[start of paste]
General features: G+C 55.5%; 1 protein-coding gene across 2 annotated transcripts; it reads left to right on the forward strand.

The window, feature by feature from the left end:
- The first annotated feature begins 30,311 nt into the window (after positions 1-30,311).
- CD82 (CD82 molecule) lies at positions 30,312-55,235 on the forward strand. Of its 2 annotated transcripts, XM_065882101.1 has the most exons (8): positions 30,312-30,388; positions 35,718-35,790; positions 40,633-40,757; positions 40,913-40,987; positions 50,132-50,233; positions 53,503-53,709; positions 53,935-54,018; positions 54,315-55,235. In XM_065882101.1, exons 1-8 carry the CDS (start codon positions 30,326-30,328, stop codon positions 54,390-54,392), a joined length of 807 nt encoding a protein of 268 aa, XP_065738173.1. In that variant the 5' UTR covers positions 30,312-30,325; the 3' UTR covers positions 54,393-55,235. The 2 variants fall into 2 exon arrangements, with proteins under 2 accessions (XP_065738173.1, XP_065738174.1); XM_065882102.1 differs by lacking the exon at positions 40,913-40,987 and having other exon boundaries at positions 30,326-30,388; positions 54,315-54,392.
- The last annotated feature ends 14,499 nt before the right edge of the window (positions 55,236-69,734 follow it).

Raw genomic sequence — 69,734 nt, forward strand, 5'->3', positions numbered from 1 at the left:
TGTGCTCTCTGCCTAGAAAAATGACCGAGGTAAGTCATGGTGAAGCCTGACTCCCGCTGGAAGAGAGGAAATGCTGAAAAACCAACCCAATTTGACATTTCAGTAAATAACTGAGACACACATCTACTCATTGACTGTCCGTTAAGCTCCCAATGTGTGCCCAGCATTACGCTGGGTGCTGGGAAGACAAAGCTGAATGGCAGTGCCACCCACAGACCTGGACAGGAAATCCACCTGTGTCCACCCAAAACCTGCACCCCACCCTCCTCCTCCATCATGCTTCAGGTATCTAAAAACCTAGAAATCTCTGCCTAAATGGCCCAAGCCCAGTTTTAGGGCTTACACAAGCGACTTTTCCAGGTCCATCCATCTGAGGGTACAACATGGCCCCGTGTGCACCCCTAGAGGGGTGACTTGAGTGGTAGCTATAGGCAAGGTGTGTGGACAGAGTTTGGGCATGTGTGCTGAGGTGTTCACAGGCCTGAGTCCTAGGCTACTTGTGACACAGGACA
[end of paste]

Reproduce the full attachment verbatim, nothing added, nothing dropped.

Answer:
General features: G+C 55.5%; 1 protein-coding gene across 2 annotated transcripts; it reads left to right on the forward strand.

The window, feature by feature from the left end:
- The first annotated feature begins 30,311 nt into the window (after positions 1-30,311).
- CD82 (CD82 molecule) lies at positions 30,312-55,235 on the forward strand. Of its 2 annotated transcripts, XM_065882101.1 has the most exons (8): positions 30,312-30,388; positions 35,718-35,790; positions 40,633-40,757; positions 40,913-40,987; positions 50,132-50,233; positions 53,503-53,709; positions 53,935-54,018; positions 54,315-55,235. In XM_065882101.1, exons 1-8 carry the CDS (start codon positions 30,326-30,328, stop codon positions 54,390-54,392), a joined length of 807 nt encoding a protein of 268 aa, XP_065738173.1. In that variant the 5' UTR covers positions 30,312-30,325; the 3' UTR covers positions 54,393-55,235. The 2 variants fall into 2 exon arrangements, with proteins under 2 accessions (XP_065738173.1, XP_065738174.1); XM_065882102.1 differs by lacking the exon at positions 40,913-40,987 and having other exon boundaries at positions 30,326-30,388; positions 54,315-54,392.
- The last annotated feature ends 14,499 nt before the right edge of the window (positions 55,236-69,734 follow it).

Raw genomic sequence — 69,734 nt, forward strand, 5'->3', positions numbered from 1 at the left:
TGTGCTCTCTGCCTAGAAAAATGACCGAGGTAAGTCATGGTGAAGCCTGACTCCCGCTGGAAGAGAGGAAATGCTGAAAAACCAACCCAATTTGACATTTCAGTAAATAACTGAGACACACATCTACTCATTGACTGTCCGTTAAGCTCCCAATGTGTGCCCAGCATTACGCTGGGTGCTGGGAAGACAAAGCTGAATGGCAGTGCCACCCACAGACCTGGACAGGAAATCCACCTGTGTCCACCCAAAACCTGCACCCCACCCTCCTCCTCCATCATGCTTCAGGTATCTAAAAACCTAGAAATCTCTGCCTAAATGGCCCAAGCCCAGTTTTAGGGCTTACACAAGCGACTTTTCCAGGTCCATCCATCTGAGGGTACAACATGGCCCCGTGTGCACCCCTAGAGGGGTGACTTGAGTGGTAGCTATAGGCAAGGTGTGTGGACAGAGTTTGGGCATGTGTGCTGAGGTGTTCACAGGCCTGAGTCCTAGGCTACTTGTGACACAGGACA